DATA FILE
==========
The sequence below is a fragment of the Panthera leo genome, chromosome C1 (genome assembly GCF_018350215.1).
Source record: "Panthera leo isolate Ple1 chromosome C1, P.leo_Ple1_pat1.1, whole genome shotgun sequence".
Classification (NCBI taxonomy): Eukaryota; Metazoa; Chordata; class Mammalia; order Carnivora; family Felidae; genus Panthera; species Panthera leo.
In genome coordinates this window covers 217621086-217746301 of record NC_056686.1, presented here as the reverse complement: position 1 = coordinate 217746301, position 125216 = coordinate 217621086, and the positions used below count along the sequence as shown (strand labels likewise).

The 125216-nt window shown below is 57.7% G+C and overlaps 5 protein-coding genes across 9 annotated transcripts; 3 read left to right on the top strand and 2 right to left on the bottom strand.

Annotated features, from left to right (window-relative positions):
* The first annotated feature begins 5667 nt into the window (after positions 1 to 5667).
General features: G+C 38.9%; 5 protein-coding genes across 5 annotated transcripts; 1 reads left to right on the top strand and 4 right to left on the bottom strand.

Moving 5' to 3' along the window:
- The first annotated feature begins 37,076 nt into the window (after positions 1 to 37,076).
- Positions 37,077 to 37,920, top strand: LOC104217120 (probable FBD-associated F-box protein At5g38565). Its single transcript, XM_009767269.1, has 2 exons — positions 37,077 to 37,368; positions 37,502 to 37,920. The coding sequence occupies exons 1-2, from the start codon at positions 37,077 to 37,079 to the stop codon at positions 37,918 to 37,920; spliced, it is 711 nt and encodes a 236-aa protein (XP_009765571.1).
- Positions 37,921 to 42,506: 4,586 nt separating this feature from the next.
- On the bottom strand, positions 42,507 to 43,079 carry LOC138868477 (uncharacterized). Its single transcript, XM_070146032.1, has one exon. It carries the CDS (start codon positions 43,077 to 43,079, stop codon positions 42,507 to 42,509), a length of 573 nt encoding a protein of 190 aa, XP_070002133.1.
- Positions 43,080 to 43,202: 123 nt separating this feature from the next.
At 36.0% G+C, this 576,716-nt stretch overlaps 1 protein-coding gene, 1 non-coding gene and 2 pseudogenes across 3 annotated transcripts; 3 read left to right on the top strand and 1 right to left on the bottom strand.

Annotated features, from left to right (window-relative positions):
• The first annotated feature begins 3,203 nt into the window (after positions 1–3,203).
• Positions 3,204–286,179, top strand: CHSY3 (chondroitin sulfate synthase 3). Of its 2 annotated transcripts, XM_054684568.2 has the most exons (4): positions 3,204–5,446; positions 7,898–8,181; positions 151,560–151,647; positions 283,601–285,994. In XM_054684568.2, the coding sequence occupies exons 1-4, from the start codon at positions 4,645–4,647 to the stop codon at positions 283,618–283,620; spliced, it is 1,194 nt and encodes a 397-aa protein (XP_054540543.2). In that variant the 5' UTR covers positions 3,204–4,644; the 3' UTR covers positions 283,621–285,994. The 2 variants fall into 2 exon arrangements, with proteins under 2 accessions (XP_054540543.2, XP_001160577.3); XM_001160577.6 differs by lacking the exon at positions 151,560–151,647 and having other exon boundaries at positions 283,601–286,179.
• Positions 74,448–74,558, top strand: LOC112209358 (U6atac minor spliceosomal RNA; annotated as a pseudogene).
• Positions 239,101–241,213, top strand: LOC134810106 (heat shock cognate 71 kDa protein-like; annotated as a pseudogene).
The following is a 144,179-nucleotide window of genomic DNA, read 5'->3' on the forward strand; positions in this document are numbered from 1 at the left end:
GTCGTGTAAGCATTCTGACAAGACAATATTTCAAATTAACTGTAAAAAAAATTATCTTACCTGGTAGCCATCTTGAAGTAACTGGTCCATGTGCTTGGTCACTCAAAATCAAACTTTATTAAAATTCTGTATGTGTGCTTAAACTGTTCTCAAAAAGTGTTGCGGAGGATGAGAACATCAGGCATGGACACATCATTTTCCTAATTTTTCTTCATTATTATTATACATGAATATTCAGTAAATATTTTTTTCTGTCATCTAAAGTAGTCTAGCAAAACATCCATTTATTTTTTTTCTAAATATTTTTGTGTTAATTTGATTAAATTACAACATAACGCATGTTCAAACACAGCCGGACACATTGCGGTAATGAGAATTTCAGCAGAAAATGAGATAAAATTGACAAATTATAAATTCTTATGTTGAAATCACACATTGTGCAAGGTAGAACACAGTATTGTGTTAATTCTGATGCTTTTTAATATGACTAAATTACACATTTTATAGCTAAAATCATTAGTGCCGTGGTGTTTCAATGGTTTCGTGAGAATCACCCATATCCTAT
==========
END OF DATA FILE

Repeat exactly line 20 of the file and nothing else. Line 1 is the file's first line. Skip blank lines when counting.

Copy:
• Positions 239,101–241,213, top strand: LOC134810106 (heat shock cognate 71 kDa protein-like; annotated as a pseudogene).